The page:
The SNC has produced a manifesto including the following.
"We believe the South is not only an authentic nation, but also the last authentic Western civilization in the historic sense of the word, especially in contrast to today's America, with its militant secularism, tawdry commercialism, and infantile celebrity worship that pass for civilization. We have little in common with the people of Boston, New York, San Francisco, or Seattle. If these States want homosexual "marriage," if they want to turn their children over to the government to raise, if they want to sink into socialist dependency, if they want to submerge their communities in aliens from the Third World, if they want to disarm and render themselves helpless before criminals or a predatory state (assuming they can tell the difference), that's their choice. But it's not what we Southerners choose, or would choose if we had the chance.

The manifesto continues, with claims that the "Southern Nation" is oppressed.
130 years ago the last occupying Federal troops left the South after Reconstruction. ("Reconstruction" was the Yankee word for looting what they missed stealing or destroying during the War). Yet today we're still occupied; not by foreign troops, but by an alien and hostile ideology, and by all the commercial and political power it commands. Like any people under occupation, Southerners have shown the usual varied responses. Many of us resist the best we can, keeping the spirit of liberty alive. For every Confederate flag or monument that comes down, we raise a dozen new ones in our hearts. Others are crushed in spirit; and when the conqueror, having taken their goods, then tries to rob them of their dignity, telling them they're worthless, lazy, depraved, bigoted, and ignorant, they believe it and willingly accept second-class status in the Empire.

In an episode of The American View radio, Lofton interviewed Whitney about his attendance at the Southern National Congress in 2009.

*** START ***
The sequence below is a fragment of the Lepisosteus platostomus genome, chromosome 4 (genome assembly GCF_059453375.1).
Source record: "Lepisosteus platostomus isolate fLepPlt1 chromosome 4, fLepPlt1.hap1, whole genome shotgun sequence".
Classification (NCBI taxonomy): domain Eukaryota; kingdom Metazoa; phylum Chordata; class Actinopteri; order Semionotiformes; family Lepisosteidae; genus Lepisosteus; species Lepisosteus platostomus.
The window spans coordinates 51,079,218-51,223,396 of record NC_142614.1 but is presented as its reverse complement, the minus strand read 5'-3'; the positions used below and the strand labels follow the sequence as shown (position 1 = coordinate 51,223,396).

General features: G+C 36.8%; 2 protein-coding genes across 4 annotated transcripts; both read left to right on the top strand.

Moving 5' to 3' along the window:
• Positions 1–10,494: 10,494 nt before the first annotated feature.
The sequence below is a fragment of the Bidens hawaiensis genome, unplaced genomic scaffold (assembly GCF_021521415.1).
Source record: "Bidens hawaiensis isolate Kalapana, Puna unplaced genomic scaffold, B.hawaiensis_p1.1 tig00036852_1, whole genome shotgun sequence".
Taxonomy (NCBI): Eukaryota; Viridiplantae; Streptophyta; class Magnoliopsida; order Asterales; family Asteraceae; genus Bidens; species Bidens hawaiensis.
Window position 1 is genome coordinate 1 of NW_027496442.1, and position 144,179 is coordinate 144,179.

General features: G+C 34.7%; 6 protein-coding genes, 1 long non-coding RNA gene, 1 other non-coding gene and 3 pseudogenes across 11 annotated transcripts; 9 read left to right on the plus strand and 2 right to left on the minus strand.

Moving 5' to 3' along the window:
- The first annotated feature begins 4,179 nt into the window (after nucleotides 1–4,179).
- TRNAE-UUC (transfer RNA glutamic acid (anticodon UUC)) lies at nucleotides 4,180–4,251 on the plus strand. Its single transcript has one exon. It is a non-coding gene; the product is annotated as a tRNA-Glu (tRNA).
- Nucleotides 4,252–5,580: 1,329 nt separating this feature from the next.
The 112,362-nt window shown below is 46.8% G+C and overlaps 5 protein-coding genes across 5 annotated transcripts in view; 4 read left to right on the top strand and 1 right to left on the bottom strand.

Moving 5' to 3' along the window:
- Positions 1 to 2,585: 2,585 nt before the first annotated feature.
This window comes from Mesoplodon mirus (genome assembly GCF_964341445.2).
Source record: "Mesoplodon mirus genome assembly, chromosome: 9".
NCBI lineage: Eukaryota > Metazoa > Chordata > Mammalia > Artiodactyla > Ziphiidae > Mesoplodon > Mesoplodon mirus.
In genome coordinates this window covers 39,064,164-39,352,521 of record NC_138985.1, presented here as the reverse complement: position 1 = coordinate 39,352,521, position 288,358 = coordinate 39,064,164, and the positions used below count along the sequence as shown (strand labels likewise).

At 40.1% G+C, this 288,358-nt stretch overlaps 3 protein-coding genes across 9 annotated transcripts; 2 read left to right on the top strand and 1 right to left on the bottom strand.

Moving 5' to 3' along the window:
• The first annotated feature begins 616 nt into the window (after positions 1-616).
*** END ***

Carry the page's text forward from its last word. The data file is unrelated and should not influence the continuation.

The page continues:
The Institute on the Constitution/The American View website has a "Profiles in Courage" page  that includes the late Georgia state Rep. Bobby Franklin, a Reconstructionist who introduced bills in the Georgia legislature for everything from abolishing drivers' licenses to requirements for women to present evidence that any miscarriage occurred naturally or face felony charges.  

The institute's website includes numerous contributions and links to sermons from other Reconstructionists including William Einwechter and Joseph Morecraft III.  These include claims that women holding public office is a violation of "creation order. Other articles attack public schools as Satan's way of destroying Christianity.

The Institute on the Constitution leaders promote and attend Reconstructionist events. In a 2006 website post, John Lofton summarizes an American Vision Conference, including speeches from leading Reconstructionists Gary DeMar and Gary North.

This is the organization behind a course that Carroll County Maryland is paying for with public funds and coercing public employees to attend. This is a course taught by theocrats - ones who teach that Abraham Lincoln was a monster and that good Americans must oppose our government if it does not enforce their "biblical worldview."  

Also see:
For a better understanding of how Dominionists believe that they will gradually gain control of American society, read a previous Talk2action.org article with quotes from Christian Reconstructionist writer Gary North,  son-in-law of Rousas Rushdoony and a scholar with the Ludwig von Mises Institute.

According to Gary North, Christian Reconstructionist constitutionalism is not at all the same as the US Constitution.  North appended to Westminster's Confession a blistering rebuttal of Rodney Clapp's 1987 critique of Christian Reconstruction, "Democracy as Heresy," arguing that he is advocating a charter-based government like the Puritan commonwealth in colonial New England.  Rather than refuting Clapp's claim that Christian Reconstructionists seek to dismantle "the" Constitution, North reveals:

Reconstructionists do indeed want a decentralized republic whose primary charter is the Bible. We would never say that the Bible is the only charter. Calvinists believe in creeds, after all. We believe in other kinds of written documents: covenants, contracts, and charters. Calvinists invented constitutionalism. But all covenants, contracts, and charters, like all creeds, are subject to the ultimate authority of the Bible. (321)

So North means constitutionalism, NOT the US Consitution.  And even if the US Constitution was left to stand, it would be subject to their interpretation of the "ultimate authority of the Bible."  Of course, it is very convenient that when they say "constitution" potential supporters think they mean the sanctity of the US Constitution when they mean something a bit different.

Christian Reconstruction's (re)definition of "constitution" is disturbing enough without all the neo-confederate rhetoric the conveners of this most recent "Institute of the Constitution" which just adds all kinds of scariness.

I become increasingly convinced that these folks wouldn't mind another shot at the English Civil War, Thirty Years War, and the US Civil War all wrapped into one neat little package.  

by ulyankee on Sat Feb 25, 2012 at 10:52:50 AM EST